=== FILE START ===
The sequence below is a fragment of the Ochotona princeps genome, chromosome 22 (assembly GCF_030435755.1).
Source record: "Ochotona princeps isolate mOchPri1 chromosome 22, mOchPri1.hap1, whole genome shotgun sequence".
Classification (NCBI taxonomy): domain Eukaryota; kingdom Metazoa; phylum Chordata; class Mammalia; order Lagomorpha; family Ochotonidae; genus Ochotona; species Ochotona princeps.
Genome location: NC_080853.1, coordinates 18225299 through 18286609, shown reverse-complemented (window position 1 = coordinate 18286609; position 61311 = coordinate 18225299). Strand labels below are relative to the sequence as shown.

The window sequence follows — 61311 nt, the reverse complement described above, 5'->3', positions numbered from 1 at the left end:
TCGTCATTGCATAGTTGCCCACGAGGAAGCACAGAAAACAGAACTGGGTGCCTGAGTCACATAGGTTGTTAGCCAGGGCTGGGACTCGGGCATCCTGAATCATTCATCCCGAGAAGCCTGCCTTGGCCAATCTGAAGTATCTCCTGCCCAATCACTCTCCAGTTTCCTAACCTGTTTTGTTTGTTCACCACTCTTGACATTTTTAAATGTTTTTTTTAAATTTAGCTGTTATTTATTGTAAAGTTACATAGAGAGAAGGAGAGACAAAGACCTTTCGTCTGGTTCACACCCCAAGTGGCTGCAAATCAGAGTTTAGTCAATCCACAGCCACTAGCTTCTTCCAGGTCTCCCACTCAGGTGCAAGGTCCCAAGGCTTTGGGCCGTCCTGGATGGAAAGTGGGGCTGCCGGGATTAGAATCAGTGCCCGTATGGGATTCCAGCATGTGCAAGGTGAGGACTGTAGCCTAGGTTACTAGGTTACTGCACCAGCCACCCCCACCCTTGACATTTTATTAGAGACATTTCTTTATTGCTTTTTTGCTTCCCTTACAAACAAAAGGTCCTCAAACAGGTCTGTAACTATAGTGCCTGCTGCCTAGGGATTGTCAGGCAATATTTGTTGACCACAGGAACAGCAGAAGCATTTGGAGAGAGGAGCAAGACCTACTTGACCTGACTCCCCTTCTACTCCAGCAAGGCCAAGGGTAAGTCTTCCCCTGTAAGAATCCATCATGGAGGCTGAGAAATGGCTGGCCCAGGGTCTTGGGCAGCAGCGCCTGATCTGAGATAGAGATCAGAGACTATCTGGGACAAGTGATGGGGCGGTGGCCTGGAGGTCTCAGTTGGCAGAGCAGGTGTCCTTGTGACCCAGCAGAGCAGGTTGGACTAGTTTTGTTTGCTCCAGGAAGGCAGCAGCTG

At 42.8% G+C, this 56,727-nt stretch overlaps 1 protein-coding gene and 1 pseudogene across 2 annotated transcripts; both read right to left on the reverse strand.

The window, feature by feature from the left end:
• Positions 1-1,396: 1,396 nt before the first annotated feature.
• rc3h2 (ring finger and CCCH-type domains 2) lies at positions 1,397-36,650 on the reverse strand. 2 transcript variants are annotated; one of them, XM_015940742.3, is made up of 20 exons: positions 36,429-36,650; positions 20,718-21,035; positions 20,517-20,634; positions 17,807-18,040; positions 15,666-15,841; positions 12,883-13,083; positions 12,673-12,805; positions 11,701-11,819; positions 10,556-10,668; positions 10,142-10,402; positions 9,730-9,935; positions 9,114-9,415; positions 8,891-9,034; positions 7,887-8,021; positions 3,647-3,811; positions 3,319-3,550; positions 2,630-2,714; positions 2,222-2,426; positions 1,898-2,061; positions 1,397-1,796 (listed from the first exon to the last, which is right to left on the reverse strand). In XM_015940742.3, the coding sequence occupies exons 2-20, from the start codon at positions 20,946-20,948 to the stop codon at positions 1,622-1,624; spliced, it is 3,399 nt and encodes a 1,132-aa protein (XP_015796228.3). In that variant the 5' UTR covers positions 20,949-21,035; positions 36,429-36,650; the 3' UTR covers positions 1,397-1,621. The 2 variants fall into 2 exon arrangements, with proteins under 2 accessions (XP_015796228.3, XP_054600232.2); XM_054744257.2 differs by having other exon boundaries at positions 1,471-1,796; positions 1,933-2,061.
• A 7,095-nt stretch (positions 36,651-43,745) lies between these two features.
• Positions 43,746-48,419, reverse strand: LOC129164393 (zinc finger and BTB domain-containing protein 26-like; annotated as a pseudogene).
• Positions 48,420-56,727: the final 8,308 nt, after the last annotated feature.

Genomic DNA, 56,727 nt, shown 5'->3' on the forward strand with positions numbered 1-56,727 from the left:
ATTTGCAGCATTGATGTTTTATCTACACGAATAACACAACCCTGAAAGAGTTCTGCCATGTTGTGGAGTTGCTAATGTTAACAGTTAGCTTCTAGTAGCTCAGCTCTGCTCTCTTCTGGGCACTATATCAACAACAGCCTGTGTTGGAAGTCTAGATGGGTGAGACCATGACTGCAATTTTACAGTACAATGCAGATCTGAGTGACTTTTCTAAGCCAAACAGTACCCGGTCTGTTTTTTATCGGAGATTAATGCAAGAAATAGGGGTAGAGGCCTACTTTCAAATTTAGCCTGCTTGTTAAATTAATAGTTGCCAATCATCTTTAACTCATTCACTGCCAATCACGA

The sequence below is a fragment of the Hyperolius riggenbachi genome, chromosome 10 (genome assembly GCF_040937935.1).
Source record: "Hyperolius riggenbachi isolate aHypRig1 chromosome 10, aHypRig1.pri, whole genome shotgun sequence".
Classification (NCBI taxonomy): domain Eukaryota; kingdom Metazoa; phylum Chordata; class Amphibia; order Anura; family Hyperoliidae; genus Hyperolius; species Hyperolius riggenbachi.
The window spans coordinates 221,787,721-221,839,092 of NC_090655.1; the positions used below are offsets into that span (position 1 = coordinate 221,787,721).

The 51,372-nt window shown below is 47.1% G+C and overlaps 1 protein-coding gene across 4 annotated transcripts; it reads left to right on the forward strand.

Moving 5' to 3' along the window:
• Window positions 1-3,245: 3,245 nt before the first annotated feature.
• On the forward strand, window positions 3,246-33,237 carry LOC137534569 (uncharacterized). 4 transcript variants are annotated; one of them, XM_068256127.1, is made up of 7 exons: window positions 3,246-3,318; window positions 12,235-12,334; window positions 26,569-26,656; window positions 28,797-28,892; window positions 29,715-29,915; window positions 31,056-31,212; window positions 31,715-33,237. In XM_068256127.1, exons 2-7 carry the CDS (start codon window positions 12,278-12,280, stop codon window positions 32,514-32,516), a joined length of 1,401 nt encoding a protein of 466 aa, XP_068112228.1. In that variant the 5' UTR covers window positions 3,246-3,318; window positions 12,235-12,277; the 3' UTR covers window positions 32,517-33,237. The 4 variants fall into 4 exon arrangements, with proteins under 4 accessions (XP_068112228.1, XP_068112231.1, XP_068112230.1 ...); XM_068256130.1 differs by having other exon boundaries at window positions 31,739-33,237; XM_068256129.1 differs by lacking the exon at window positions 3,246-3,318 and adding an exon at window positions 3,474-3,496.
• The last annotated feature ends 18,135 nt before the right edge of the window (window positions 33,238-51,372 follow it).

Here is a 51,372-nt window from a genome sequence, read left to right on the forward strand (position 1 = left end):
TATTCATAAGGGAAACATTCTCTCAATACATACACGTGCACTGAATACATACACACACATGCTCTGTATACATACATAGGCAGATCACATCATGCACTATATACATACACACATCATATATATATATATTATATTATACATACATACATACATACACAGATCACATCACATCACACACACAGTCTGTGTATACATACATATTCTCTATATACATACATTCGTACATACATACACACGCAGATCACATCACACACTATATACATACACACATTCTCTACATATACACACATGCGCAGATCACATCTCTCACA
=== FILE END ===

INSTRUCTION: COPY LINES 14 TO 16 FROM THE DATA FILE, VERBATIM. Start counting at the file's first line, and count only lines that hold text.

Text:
Genomic DNA, 56,727 nt, shown 5'->3' on the forward strand with positions numbered 1-56,727 from the left:
ATTTGCAGCATTGATGTTTTATCTACACGAATAACACAACCCTGAAAGAGTTCTGCCATGTTGTGGAGTTGCTAATGTTAACAGTTAGCTTCTAGTAGCTCAGCTCTGCTCTCTTCTGGGCACTATATCAACAACAGCCTGTGTTGGAAGTCTAGATGGGTGAGACCATGACTGCAATTTTACAGTACAATGCAGATCTGAGTGACTTTTCTAAGCCAAACAGTACCCGGTCTGTTTTTTATCGGAGATTAATGCAAGAAATAGGGGTAGAGGCCTACTTTCAAATTTAGCCTGCTTGTTAAATTAATAGTTGCCAATCATCTTTAACTCATTCACTGCCAATCACGA

The sequence below is a fragment of the Hyperolius riggenbachi genome, chromosome 10 (genome assembly GCF_040937935.1).